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Member Since 18 Nov 2005
Offline Last Active Jul 22 2015 01:51 PM

#5230493 degenerate triangles

Posted by dpadam450 on 22 May 2015 - 03:32 PM

It shouldn't matter which one you choose, though webGL may be a lot slower so indices might be faster.




but instead use drawArrays with gl_triangels and a degenerate triangle to separate quads.

You would simply just have duplicated vertices where each triangle has 3 unique vertices. The degenerate thing would be if you were drawing indexed vertices using triangle strips/fans where you send -1 I believe as a degenerate index which tells the GPU to draw a brand new polygon that isn't attached to the edges of the previous triangle.

#5229015 How to create an MSAA shader? (For deferred rendering)

Posted by dpadam450 on 14 May 2015 - 01:50 PM

You have some misconceptions here:

MSAA takes a pixel and chops it into 2x2 sub-pixels (or more if you go higher quality). The pixel shader gets run ONCE for the pixel. If all of those 2x2 sub-pixels are inside a triangle, it will write the same color value 4 times. If the sub pixels fall on a triangle edge, it writes the pixel shader value only for the pixels the triangle lives in.

At the end of the day, the buffer is downsampled to ONE pixel by averaging the four sub-pixel values. So: There is no such thing as "Screen Space MSAA". There is no blurring, that is only with FXAA, because it has no sub-pixels, so it has to just smear spots with high contrast.

So when you are talking about deferred, you are talking about making a texture that is supporting MSAA (meaning it is actually much bigger because it has to hold all these sub-pixels) and then you can call a downsample function or something. I'm not sure how that specifically works but I'm assuming you just call a "gl" command to resolve the MSAA buffer to an actual texture.

Also, this makes it so that you are writing more data to your gBuffer for deferred so it could slow things down significantly. You could try only using MSAA on your color buffer and not any other ones.

#5228382 I'm having trouble attracting contributors to my project as it gets older

Posted by dpadam450 on 11 May 2015 - 10:28 AM

Didn't read all the responses since I didn't want to spend a lot of time on this topic:


People that have experience, simply don't like joining projects . We all started trying to make projects at the start and they always fail. As you grow you realize it is hard to actually find the right people to work together for no pay and with good experience. This is why new projects are usually a few guys who know each other that decide to go full-time to work on a game project / new company.


I would look at what it will take to get to the finish line. Put a spreadsheet of everything you can think of and put hour estimates and add them up. See how much time you work in a week etc. It is something that sounds like you don't have and are just aiming at random goals, there has to be structure in the project.

I didn't get to click the link since my work blocks game websites, but I'm assuming the quality isn't enough to get a kickstarter/donations page...? After 4 years if you don't have at least half the game done, then I would suggest letting it die. It relieves  a lot to just let it go and start fresh. I've done it many times.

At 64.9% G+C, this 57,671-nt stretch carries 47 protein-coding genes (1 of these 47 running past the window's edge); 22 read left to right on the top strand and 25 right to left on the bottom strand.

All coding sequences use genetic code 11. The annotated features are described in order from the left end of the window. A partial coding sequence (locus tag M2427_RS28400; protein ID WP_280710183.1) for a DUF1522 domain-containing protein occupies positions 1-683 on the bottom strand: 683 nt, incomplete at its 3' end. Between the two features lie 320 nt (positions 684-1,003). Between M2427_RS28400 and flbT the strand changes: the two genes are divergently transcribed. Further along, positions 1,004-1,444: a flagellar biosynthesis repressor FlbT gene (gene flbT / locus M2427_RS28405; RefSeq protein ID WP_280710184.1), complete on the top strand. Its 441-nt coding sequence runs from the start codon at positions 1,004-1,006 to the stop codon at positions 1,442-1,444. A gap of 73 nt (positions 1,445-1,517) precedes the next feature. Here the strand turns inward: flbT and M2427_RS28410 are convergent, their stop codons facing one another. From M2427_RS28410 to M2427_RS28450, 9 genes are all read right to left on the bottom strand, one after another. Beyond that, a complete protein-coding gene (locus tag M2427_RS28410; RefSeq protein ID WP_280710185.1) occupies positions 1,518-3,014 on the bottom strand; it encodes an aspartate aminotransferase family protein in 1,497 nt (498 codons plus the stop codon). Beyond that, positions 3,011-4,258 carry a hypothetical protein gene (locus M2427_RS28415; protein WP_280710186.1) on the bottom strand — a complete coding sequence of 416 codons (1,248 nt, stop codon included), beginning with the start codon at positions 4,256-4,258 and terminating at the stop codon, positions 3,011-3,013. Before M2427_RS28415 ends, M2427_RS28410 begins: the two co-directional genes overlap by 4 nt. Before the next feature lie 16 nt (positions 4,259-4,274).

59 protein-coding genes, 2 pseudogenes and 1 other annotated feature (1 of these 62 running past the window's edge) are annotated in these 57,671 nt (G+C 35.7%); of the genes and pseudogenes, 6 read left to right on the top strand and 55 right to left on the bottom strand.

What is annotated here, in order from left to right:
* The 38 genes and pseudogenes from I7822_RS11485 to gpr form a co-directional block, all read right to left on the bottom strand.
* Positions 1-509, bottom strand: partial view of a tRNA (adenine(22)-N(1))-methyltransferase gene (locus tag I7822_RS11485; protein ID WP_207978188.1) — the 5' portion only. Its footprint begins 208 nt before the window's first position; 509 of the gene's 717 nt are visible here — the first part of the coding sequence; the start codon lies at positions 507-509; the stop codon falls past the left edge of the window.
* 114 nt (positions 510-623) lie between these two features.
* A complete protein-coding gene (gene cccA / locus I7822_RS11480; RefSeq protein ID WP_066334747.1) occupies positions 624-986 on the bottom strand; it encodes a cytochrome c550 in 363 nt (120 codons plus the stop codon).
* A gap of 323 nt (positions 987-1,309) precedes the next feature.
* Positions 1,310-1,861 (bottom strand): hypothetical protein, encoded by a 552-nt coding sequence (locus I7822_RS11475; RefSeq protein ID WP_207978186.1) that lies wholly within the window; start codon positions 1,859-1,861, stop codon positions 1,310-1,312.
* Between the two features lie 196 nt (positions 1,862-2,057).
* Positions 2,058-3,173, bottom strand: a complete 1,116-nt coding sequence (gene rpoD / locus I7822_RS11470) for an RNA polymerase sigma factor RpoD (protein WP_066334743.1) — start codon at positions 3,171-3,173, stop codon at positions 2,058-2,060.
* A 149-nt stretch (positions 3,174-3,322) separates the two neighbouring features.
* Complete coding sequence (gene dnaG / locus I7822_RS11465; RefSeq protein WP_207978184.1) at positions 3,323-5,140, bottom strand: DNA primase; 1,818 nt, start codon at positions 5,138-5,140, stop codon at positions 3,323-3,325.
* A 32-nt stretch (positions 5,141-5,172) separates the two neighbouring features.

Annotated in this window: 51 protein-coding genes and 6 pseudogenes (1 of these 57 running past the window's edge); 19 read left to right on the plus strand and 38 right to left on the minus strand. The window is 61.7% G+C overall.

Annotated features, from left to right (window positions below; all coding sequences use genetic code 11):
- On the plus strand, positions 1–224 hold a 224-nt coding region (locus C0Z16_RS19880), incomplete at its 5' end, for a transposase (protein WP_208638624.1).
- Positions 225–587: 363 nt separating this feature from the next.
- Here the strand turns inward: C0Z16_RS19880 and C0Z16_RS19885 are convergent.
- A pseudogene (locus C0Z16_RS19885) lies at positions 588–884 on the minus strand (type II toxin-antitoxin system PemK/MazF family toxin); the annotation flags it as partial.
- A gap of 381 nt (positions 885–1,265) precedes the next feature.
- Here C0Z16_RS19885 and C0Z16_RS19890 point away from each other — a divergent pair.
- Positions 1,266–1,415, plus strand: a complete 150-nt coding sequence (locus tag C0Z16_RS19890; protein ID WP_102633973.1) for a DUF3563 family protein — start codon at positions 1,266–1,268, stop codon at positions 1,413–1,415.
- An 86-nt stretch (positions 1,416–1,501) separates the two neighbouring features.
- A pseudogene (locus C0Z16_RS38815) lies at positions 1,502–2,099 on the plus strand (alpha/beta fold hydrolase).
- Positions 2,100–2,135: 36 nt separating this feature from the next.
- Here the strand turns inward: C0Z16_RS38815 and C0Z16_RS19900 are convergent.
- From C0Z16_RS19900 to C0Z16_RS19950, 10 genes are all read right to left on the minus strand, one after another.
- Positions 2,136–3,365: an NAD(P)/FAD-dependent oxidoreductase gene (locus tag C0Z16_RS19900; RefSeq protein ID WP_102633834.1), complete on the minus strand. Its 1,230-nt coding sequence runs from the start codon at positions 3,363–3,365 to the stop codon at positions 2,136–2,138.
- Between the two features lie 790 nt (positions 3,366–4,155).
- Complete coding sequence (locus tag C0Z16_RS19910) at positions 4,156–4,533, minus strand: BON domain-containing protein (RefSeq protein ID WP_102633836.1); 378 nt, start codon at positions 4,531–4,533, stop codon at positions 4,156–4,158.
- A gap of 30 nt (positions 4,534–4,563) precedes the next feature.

#5228016 3D Texture upload fails

Posted by dpadam450 on 08 May 2015 - 04:04 PM

What is the format of the file you are loading in? Have you made sure that data is loaded correctly before going to the GPU? Is it actually a file format of unsigned shorts?


What happens if you do color = volValue*10 .......are the pixels actually different? Do they resemble the shape of a ct scan or just junk data?

#5227999 Back Face Culling idea

Posted by dpadam450 on 08 May 2015 - 01:55 PM

I had this idea years ago:

Normal back face culling is calculated once a triangle's points have been transformed, the cross product is taken from the order of the vertices and then it checks the sign-bit of the resultant vectors z-axis.

Why don't we instead pass in the view vector in model space (this would only work for non animated objects), perform the same cross product to get the triangles facing direction, and perform a dot(modelSpaceView, triangleDirection).


This way you don't have to transform half of your vertices before actually realizing the triangle is facing the wrong direction. Any issues with this? It would save lots of multiplications and additions...

#5224019 Normal Map Generator (from diffuse maps)

Posted by dpadam450 on 17 April 2015 - 11:46 AM

I mean take your brick texture and manually create a height map like this so the line parts have no height and the other parts have height:

The other ones do whatever you want. Again If you have a concrete diffuse, take a separate concrete texture and generate a normal map. This way you have normal map data that doesn't correlate to where there is already contrasted diffuse data.


A good example of how NOT to do it:



See those dark dirty lines? If you just grayscale that image for a height map and then normal map, it thinks that those dirt parts are actually height differentials and then makes contrasted normals around those areas. The result: all those darkened dirty lines just get darker and when lit, it won't really look like it is lit because it's already dark and contrasted along all those pixels.

#5219351 OpenGL FrameBuffer Object(FBO) issues

Posted by dpadam450 on 26 March 2015 - 10:12 AM

I'm not familiar with with the latest openGL. is GL_BGRA a valid format? Try GL_RGB, GL_RGBA  it may be stricter than that where you need GL_RGB8/GL_RGBA8.

#5219345 Skeletal animation issues

Posted by dpadam450 on 26 March 2015 - 09:53 AM

I think the baked version he is suggesting that those are the final outputs of what the bind pose should be (not going through skeletal animation).
Easiest way to debug is to set all your bones to the identity matrix and verify that through animation, your output is the bind pose.